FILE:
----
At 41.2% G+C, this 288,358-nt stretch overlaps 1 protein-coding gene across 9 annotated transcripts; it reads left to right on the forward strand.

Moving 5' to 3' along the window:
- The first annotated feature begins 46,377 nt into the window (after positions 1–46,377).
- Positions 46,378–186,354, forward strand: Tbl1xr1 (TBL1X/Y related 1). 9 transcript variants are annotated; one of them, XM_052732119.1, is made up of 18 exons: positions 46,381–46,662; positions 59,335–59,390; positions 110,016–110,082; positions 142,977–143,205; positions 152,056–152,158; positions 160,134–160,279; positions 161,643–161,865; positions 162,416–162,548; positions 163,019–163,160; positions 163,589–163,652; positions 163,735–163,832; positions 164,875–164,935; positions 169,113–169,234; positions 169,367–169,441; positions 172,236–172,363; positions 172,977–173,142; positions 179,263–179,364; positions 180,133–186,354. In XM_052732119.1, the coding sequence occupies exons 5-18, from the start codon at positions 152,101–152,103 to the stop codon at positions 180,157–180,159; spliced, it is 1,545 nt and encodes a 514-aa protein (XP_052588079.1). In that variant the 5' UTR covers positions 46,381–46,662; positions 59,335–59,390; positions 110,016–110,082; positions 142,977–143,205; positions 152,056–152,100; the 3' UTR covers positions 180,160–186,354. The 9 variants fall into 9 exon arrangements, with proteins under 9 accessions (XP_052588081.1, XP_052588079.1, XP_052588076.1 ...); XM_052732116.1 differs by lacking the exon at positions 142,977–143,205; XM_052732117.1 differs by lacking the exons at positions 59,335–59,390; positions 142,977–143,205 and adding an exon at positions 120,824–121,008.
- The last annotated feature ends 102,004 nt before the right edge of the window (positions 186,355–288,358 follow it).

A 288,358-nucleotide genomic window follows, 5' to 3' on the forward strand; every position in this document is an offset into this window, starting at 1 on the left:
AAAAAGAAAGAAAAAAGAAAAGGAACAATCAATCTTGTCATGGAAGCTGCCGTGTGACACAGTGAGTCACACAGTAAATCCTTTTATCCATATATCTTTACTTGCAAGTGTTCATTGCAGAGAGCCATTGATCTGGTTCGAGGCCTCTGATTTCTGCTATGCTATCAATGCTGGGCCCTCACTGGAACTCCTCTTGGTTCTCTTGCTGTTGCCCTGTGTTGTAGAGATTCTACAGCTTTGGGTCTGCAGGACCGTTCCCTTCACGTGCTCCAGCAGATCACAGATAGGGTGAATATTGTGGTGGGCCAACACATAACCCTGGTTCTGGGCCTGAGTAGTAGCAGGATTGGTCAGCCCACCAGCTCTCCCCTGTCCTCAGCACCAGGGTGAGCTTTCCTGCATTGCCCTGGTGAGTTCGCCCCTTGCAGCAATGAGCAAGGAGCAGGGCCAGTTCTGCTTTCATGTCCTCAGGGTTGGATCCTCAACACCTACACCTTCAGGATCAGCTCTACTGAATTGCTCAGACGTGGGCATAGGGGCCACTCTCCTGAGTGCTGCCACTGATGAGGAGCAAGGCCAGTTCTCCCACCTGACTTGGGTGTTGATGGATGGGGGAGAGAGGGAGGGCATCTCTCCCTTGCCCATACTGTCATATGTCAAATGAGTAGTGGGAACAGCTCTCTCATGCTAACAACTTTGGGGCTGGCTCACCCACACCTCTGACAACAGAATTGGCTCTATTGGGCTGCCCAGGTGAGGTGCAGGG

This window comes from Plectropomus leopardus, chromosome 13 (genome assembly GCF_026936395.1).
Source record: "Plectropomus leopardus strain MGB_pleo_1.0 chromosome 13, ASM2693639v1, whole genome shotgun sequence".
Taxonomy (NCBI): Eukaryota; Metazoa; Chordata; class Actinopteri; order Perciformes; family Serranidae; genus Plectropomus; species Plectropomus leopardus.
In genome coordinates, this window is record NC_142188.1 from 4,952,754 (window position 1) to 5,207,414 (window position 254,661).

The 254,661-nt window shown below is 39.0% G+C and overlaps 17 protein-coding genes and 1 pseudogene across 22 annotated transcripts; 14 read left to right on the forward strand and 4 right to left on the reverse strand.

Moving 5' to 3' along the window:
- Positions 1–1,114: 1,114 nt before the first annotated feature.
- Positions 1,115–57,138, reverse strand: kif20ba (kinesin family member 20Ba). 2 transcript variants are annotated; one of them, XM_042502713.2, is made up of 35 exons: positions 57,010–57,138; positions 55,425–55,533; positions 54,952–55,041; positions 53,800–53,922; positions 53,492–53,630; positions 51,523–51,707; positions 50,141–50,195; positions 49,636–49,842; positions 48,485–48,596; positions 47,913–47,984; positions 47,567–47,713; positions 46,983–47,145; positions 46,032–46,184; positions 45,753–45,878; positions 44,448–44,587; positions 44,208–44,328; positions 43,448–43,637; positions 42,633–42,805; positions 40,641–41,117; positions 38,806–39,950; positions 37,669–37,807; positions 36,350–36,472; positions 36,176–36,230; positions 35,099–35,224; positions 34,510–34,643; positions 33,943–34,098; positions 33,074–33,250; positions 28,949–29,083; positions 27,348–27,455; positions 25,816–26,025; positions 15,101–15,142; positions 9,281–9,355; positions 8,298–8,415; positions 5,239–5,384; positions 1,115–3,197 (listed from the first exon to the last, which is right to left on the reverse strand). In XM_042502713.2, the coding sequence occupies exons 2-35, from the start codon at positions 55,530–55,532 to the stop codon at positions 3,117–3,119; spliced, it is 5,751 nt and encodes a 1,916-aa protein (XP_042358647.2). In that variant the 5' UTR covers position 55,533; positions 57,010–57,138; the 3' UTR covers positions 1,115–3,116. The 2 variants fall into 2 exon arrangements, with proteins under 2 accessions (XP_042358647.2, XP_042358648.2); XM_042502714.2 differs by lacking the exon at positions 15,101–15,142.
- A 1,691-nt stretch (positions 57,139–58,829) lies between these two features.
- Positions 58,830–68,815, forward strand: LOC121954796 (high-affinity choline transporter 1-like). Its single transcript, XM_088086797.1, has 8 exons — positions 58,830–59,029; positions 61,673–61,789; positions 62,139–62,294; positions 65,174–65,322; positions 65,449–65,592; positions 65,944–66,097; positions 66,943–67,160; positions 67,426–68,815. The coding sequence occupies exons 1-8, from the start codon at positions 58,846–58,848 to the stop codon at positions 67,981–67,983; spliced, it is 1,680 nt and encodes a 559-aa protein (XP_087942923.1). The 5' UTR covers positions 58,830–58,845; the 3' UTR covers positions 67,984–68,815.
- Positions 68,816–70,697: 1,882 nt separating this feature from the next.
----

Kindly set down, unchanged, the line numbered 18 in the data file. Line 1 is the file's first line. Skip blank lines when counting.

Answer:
- Positions 68,816–70,697: 1,882 nt separating this feature from the next.